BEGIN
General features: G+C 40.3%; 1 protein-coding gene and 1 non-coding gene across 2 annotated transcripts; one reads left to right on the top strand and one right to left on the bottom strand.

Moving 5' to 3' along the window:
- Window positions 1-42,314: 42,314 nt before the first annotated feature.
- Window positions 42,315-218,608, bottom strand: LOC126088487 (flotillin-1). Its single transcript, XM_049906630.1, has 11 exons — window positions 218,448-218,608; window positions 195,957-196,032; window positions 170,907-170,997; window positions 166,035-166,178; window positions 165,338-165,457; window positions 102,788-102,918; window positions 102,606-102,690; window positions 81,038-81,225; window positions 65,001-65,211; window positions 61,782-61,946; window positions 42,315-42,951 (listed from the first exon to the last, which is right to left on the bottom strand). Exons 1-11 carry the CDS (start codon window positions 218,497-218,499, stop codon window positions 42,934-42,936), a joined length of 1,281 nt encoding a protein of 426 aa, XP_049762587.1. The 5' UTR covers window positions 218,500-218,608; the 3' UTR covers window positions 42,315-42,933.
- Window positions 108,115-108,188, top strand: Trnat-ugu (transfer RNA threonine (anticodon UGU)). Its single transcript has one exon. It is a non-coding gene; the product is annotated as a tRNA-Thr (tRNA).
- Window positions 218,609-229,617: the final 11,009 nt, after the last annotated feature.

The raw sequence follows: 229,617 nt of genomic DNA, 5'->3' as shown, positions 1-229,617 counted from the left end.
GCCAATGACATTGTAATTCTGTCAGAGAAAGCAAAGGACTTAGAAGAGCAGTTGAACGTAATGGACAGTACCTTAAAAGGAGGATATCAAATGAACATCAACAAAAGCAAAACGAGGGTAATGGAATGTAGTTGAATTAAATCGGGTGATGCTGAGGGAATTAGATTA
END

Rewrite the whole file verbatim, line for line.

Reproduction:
General features: G+C 40.3%; 1 protein-coding gene and 1 non-coding gene across 2 annotated transcripts; one reads left to right on the top strand and one right to left on the bottom strand.

Moving 5' to 3' along the window:
- Window positions 1-42,314: 42,314 nt before the first annotated feature.
- Window positions 42,315-218,608, bottom strand: LOC126088487 (flotillin-1). Its single transcript, XM_049906630.1, has 11 exons — window positions 218,448-218,608; window positions 195,957-196,032; window positions 170,907-170,997; window positions 166,035-166,178; window positions 165,338-165,457; window positions 102,788-102,918; window positions 102,606-102,690; window positions 81,038-81,225; window positions 65,001-65,211; window positions 61,782-61,946; window positions 42,315-42,951 (listed from the first exon to the last, which is right to left on the bottom strand). Exons 1-11 carry the CDS (start codon window positions 218,497-218,499, stop codon window positions 42,934-42,936), a joined length of 1,281 nt encoding a protein of 426 aa, XP_049762587.1. The 5' UTR covers window positions 218,500-218,608; the 3' UTR covers window positions 42,315-42,933.
- Window positions 108,115-108,188, top strand: Trnat-ugu (transfer RNA threonine (anticodon UGU)). Its single transcript has one exon. It is a non-coding gene; the product is annotated as a tRNA-Thr (tRNA).
- Window positions 218,609-229,617: the final 11,009 nt, after the last annotated feature.

The raw sequence follows: 229,617 nt of genomic DNA, 5'->3' as shown, positions 1-229,617 counted from the left end.
GCCAATGACATTGTAATTCTGTCAGAGAAAGCAAAGGACTTAGAAGAGCAGTTGAACGTAATGGACAGTACCTTAAAAGGAGGATATCAAATGAACATCAACAAAAGCAAAACGAGGGTAATGGAATGTAGTTGAATTAAATCGGGTGATGCTGAGGGAATTAGATTA